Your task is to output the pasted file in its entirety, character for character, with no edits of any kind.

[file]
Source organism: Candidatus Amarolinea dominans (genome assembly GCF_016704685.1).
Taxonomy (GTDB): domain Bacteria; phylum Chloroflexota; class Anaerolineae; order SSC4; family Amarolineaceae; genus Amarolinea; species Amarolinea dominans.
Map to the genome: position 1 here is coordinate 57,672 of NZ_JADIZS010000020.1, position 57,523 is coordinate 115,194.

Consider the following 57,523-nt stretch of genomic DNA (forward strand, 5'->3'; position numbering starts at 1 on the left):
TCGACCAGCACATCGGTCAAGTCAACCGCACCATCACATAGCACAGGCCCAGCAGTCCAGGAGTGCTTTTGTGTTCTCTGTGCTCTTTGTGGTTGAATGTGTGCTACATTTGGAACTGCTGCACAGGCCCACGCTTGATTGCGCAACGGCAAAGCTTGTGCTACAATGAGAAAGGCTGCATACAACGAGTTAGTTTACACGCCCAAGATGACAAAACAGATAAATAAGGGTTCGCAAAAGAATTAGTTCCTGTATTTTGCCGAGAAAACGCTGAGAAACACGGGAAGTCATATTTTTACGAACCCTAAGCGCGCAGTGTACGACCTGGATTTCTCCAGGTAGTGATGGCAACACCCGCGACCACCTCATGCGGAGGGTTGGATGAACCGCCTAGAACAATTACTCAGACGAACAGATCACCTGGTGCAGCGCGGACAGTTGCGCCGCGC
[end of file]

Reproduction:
Source organism: Candidatus Amarolinea dominans (genome assembly GCF_016704685.1).
Taxonomy (GTDB): domain Bacteria; phylum Chloroflexota; class Anaerolineae; order SSC4; family Amarolineaceae; genus Amarolinea; species Amarolinea dominans.
Map to the genome: position 1 here is coordinate 57,672 of NZ_JADIZS010000020.1, position 57,523 is coordinate 115,194.

Consider the following 57,523-nt stretch of genomic DNA (forward strand, 5'->3'; position numbering starts at 1 on the left):
TCGACCAGCACATCGGTCAAGTCAACCGCACCATCACATAGCACAGGCCCAGCAGTCCAGGAGTGCTTTTGTGTTCTCTGTGCTCTTTGTGGTTGAATGTGTGCTACATTTGGAACTGCTGCACAGGCCCACGCTTGATTGCGCAACGGCAAAGCTTGTGCTACAATGAGAAAGGCTGCATACAACGAGTTAGTTTACACGCCCAAGATGACAAAACAGATAAATAAGGGTTCGCAAAAGAATTAGTTCCTGTATTTTGCCGAGAAAACGCTGAGAAACACGGGAAGTCATATTTTTACGAACCCTAAGCGCGCAGTGTACGACCTGGATTTCTCCAGGTAGTGATGGCAACACCCGCGACCACCTCATGCGGAGGGTTGGATGAACCGCCTAGAACAATTACTCAGACGAACAGATCACCTGGTGCAGCGCGGACAGTTGCGCCGCGC